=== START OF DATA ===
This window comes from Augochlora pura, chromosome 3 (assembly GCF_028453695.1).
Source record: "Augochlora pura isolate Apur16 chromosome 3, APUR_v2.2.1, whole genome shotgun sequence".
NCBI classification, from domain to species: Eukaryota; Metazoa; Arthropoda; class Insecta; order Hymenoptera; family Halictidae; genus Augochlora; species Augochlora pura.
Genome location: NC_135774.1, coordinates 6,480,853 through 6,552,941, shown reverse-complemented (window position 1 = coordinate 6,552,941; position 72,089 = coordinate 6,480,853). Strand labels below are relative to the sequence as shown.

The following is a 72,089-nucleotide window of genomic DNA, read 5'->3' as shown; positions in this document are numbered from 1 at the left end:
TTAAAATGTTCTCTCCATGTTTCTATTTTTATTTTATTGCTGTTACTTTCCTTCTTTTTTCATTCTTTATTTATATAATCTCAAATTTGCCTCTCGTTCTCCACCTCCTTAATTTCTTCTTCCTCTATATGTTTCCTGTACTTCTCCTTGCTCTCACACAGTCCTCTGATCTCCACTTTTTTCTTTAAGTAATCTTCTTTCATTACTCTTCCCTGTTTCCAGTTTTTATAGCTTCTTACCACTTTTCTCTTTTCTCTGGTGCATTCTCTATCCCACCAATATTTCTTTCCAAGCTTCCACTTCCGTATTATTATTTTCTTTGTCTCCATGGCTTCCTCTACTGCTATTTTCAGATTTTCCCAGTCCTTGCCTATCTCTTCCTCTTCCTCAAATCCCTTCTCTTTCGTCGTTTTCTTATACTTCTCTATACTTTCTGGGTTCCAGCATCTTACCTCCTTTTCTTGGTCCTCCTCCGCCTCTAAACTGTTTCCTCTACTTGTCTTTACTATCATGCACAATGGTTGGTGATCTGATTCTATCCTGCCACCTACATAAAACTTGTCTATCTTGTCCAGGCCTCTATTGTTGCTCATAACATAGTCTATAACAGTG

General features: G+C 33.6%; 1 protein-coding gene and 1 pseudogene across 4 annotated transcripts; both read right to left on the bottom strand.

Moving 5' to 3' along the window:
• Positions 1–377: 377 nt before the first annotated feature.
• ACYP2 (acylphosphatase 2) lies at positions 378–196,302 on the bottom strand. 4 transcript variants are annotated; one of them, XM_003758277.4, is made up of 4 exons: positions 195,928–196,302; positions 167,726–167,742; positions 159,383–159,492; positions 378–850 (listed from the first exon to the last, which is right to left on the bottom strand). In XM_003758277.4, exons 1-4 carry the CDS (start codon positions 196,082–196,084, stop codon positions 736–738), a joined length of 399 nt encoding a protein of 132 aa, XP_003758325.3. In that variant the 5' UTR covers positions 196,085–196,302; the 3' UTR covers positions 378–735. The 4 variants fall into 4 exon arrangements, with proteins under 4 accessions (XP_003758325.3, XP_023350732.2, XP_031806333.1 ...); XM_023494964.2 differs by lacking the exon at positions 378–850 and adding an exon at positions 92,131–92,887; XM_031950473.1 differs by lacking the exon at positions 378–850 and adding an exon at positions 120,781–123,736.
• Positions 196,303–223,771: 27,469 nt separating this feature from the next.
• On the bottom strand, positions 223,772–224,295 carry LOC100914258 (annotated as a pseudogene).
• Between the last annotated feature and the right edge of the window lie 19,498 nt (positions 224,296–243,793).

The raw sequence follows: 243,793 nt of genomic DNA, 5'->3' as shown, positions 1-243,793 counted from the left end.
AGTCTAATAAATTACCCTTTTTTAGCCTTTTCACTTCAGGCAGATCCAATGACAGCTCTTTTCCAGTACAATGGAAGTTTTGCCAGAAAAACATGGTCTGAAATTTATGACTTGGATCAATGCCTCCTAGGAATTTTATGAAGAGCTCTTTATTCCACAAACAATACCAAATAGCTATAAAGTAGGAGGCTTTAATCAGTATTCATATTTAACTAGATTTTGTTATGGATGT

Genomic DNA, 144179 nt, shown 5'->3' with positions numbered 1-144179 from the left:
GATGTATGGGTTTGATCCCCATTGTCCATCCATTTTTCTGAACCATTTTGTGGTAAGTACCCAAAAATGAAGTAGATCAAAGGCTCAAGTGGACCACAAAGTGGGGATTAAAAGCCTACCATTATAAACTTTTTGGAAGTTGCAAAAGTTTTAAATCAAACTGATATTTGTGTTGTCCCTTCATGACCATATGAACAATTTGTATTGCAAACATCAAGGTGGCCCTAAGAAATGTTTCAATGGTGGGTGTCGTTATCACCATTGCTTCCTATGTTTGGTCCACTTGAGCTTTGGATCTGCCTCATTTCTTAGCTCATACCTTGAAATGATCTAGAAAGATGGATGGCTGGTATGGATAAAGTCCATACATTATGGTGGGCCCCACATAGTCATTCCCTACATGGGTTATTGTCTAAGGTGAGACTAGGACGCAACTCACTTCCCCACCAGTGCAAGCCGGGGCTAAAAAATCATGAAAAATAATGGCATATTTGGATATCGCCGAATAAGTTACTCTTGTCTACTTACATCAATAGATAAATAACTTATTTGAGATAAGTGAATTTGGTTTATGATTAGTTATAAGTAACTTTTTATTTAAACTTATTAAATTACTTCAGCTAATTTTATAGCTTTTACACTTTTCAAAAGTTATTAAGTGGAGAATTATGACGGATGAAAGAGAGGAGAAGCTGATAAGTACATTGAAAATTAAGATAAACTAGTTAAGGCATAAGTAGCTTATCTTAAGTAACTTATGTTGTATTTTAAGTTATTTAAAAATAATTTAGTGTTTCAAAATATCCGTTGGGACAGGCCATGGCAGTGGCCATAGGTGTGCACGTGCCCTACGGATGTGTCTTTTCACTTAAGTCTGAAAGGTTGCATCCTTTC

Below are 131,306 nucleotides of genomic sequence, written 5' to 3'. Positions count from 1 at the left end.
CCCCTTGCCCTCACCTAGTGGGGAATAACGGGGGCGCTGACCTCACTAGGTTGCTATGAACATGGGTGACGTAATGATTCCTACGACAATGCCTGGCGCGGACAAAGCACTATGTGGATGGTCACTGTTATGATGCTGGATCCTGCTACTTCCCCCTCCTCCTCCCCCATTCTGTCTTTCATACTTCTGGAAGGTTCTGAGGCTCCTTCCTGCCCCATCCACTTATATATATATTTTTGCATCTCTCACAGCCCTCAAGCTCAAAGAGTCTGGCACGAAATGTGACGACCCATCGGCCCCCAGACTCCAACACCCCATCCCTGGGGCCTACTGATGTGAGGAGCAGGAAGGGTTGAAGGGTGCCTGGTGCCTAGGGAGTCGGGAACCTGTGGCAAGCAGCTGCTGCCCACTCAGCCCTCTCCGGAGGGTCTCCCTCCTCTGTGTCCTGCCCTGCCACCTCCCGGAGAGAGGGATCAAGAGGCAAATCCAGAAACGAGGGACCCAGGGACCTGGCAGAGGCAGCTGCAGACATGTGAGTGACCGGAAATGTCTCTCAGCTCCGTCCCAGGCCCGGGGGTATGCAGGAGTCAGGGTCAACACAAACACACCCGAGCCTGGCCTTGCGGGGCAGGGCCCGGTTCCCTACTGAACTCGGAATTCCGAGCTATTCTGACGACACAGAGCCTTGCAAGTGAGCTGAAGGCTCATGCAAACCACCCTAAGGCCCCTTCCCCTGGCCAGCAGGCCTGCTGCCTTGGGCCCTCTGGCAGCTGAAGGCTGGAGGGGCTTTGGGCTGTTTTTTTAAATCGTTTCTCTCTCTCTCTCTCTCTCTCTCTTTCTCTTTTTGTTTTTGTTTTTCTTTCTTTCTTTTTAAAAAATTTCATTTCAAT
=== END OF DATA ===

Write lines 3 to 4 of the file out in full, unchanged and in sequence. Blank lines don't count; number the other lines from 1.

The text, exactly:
NCBI classification, from domain to species: Eukaryota; Metazoa; Arthropoda; class Insecta; order Hymenoptera; family Halictidae; genus Augochlora; species Augochlora pura.
Genome location: NC_135774.1, coordinates 6,480,853 through 6,552,941, shown reverse-complemented (window position 1 = coordinate 6,552,941; position 72,089 = coordinate 6,480,853). Strand labels below are relative to the sequence as shown.